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Seth Rogen clarifies his 'American Sniper' comment

"American Sniper kind of reminds me of the movie that's showing in the third act of Inglorious Basterds," is the tweet that sparked a backlash against Rogen last week.

By Karen Butler
Cast members James Franco (L) and Seth Rogen arrive for the premiere of the motion picture comedy "The Interview" at The Theatre at Ace Hotel in Los Angeles on December 11, 2014. The film, starring US actors Seth Rogen and James Franco, is a comedy about a CIA plot to assassinate its leader Kim Jong-Un, played by Randall Park. North Korea has vowed 'merciless retaliation' against what it calls a 'wanton act of terror' -- although it has denied involvement in a massive cyber attack on Sony Pictures, the studio behind the film. UPI/Jim Ruymen | <a href="/News_Photos/lp/ca80749a794e65fb3862b80e8cd04129/" target="_blank">License Photo</a>
Cast members James Franco (L) and Seth Rogen arrive for the premiere of the motion picture comedy "The Interview" at The Theatre at Ace Hotel in Los Angeles on December 11, 2014. The film, starring US actors Seth Rogen and James Franco, is a comedy about a CIA plot to assassinate its leader Kim Jong-Un, played by Randall Park. North Korea has vowed 'merciless retaliation' against what it calls a 'wanton act of terror' -- although it has denied involvement in a massive cyber attack on Sony Pictures, the studio behind the film. UPI/Jim Ruymen | License Photo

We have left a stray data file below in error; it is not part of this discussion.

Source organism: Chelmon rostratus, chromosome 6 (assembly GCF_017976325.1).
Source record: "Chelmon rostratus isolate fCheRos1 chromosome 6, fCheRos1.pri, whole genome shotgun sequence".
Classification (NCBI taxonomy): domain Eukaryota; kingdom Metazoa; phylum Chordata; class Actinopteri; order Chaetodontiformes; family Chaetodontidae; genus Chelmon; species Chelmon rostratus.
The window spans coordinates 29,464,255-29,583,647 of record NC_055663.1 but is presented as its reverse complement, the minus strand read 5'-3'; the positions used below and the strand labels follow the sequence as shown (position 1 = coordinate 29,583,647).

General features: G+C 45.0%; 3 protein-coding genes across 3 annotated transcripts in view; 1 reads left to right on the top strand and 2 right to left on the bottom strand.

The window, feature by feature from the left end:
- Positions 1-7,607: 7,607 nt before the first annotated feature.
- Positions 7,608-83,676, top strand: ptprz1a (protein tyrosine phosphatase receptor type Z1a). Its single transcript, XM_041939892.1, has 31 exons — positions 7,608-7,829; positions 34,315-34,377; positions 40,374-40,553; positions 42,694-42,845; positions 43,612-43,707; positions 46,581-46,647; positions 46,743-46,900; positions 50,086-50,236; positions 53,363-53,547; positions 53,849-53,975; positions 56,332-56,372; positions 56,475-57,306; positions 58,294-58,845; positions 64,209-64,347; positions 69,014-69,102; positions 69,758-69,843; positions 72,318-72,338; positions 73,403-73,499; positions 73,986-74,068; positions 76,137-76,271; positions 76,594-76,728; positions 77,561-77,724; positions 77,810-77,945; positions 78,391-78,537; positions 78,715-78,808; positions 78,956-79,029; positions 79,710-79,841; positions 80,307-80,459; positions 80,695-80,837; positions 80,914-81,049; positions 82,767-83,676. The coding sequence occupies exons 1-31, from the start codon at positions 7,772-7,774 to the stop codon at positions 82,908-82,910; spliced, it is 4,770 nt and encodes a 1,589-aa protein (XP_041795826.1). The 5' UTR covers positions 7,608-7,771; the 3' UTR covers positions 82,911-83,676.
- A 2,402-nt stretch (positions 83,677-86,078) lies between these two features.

LOS ANGELES, Jan. 24 (UPI) -- The Interview actor, writer and producer Seth Rogen has made another attempt at explaining what he meant when he said in a recent polarizing tweet that American Sniper reminded him of a scene in Inglorious Basterds.

Rogen posted a message last week, saying, "American Sniper kind of reminds me of the movie that's showing in the third act of Inglorious Basterds."

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As the tweet sparked a media firestorm, Rogen made several attempts to clarify his remarks on Twitter before he ultimately posted a screenshot of a longer explanation Thursday.

"I didn't compare the two at all. I merely said that one kind of reminded me of the other, because they both involved plots about the most lethal of snipers," Rogen wrote. "People then claimed that I compared the movie American Sniper to Nazi propaganda, something I would NEVER do, (I've already publicly explained that I enjoyed American Sniper) and also implied that I somehow have something against Chris Kyle and veterans in general, neither of which are true in the least."

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